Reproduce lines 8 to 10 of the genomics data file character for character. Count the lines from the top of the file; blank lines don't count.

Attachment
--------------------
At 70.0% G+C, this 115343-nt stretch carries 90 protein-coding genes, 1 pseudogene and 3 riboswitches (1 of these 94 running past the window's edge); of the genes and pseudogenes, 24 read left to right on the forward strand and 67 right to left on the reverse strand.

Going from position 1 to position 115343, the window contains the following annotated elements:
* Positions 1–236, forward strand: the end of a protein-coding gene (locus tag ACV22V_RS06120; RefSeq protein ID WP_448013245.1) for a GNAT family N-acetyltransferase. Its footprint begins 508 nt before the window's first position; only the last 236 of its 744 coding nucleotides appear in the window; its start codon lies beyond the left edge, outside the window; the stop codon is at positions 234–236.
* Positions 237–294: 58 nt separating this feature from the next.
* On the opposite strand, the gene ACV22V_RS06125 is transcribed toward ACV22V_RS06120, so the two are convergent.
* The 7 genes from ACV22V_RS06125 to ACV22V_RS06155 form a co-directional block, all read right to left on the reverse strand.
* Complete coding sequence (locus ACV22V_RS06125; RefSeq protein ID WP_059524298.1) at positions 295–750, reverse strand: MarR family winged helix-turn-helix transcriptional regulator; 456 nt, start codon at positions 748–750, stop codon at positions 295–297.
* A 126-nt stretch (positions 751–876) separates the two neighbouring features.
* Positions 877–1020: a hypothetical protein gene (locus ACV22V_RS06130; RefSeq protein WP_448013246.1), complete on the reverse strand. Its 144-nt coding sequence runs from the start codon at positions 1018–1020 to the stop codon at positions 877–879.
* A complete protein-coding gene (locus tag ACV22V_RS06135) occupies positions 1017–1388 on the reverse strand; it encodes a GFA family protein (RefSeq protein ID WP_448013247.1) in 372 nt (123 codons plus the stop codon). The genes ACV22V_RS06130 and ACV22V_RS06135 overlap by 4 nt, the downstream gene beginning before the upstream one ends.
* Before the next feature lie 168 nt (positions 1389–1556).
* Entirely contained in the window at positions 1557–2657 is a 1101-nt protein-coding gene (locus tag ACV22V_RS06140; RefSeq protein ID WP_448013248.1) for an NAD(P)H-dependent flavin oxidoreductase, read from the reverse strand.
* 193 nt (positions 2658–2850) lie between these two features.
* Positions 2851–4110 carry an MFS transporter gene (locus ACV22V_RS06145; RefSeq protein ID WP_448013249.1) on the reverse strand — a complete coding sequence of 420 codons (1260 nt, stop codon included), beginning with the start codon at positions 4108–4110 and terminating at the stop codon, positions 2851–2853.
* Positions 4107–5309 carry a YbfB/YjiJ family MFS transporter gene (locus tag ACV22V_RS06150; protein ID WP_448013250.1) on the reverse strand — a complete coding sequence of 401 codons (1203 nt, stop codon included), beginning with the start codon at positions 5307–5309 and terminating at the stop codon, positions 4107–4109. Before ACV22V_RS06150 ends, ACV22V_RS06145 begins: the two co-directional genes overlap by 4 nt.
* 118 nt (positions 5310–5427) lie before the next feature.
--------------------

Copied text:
* A 126-nt stretch (positions 751–876) separates the two neighbouring features.
* Positions 877–1020: a hypothetical protein gene (locus ACV22V_RS06130; RefSeq protein WP_448013246.1), complete on the reverse strand. Its 144-nt coding sequence runs from the start codon at positions 1018–1020 to the stop codon at positions 877–879.
* A complete protein-coding gene (locus tag ACV22V_RS06135) occupies positions 1017–1388 on the reverse strand; it encodes a GFA family protein (RefSeq protein ID WP_448013247.1) in 372 nt (123 codons plus the stop codon). The genes ACV22V_RS06130 and ACV22V_RS06135 overlap by 4 nt, the downstream gene beginning before the upstream one ends.